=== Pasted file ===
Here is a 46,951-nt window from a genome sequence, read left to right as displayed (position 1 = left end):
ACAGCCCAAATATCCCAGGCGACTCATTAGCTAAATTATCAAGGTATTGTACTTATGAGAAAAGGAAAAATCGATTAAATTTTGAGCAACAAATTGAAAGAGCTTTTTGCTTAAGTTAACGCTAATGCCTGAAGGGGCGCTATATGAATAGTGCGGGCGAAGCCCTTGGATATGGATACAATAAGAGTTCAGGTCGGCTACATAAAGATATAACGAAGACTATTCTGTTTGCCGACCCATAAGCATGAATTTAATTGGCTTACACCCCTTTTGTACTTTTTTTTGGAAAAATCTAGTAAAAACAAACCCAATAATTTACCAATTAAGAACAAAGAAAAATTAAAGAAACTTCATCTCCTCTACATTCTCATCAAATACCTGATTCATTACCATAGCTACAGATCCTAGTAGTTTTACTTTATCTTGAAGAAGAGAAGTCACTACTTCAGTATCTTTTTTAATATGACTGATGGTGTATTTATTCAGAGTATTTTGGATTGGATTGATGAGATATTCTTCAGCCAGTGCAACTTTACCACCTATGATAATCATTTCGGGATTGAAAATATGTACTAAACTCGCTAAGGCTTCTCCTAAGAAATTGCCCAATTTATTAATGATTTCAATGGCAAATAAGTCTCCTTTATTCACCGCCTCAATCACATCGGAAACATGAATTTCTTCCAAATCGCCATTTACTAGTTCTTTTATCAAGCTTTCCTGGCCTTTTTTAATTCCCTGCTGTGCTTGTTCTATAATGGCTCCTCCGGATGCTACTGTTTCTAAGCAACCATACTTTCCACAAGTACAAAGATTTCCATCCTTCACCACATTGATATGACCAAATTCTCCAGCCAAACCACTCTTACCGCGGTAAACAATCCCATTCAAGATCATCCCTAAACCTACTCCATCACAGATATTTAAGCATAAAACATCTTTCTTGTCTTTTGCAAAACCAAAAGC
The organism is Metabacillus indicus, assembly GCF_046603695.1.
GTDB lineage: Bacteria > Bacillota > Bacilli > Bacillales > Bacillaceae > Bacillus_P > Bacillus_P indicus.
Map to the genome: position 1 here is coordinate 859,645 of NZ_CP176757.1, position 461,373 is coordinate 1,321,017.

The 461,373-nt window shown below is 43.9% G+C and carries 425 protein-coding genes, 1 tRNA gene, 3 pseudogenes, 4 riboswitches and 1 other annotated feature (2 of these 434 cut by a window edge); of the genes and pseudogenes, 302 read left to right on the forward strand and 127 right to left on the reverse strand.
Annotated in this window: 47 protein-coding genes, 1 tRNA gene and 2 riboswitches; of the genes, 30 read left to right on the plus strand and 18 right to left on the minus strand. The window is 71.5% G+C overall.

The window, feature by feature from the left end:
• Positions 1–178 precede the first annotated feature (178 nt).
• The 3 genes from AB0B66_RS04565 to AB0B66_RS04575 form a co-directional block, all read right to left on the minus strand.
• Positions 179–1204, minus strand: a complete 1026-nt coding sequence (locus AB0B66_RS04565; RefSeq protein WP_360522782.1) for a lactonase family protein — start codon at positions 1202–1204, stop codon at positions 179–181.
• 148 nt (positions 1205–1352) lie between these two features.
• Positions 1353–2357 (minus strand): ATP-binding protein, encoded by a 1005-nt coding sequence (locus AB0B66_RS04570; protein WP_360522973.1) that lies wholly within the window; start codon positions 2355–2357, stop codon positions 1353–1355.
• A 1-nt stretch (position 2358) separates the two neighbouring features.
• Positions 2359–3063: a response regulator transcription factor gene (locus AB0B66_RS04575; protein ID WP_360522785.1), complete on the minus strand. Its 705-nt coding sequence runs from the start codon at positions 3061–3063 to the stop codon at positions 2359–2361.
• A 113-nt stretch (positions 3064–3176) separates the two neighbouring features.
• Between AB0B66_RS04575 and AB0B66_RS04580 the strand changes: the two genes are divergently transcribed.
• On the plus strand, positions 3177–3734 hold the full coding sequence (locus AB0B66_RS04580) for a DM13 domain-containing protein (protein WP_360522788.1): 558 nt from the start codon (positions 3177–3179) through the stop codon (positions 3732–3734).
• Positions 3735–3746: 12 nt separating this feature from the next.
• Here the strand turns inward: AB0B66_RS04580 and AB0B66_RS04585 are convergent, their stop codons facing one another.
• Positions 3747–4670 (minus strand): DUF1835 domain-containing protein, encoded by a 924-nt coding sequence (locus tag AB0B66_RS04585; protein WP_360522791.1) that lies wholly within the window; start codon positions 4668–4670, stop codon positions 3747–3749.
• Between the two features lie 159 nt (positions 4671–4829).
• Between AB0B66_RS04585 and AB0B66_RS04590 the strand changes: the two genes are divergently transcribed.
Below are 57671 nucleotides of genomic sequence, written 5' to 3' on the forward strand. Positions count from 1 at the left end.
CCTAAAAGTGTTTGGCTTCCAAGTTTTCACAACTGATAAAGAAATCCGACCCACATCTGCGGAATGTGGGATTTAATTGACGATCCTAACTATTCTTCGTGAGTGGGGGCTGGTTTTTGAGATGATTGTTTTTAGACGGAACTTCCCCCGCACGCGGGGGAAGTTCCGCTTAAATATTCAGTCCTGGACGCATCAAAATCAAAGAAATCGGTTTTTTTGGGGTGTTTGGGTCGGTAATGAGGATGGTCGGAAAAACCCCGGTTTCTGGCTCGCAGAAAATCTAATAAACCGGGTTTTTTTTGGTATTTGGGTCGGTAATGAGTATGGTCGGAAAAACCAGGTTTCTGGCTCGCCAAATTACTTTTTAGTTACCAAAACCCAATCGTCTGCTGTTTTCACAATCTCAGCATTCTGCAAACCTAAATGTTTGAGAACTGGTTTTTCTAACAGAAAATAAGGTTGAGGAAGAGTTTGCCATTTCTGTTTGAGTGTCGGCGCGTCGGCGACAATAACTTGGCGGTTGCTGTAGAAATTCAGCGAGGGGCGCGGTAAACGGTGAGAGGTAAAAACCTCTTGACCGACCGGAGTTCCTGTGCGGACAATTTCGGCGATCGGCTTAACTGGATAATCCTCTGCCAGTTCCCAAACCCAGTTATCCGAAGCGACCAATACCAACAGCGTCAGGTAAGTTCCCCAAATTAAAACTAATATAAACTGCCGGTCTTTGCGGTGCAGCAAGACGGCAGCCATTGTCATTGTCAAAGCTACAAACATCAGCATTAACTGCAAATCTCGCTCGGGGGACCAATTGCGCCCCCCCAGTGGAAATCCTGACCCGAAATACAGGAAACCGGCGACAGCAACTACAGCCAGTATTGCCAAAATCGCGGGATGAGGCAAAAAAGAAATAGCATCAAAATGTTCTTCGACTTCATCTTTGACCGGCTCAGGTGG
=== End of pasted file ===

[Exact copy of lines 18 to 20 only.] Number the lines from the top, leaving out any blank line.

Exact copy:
• On the plus strand, positions 3177–3734 hold the full coding sequence (locus AB0B66_RS04580) for a DM13 domain-containing protein (protein WP_360522788.1): 558 nt from the start codon (positions 3177–3179) through the stop codon (positions 3732–3734).
• Positions 3735–3746: 12 nt separating this feature from the next.
• Here the strand turns inward: AB0B66_RS04580 and AB0B66_RS04585 are convergent, their stop codons facing one another.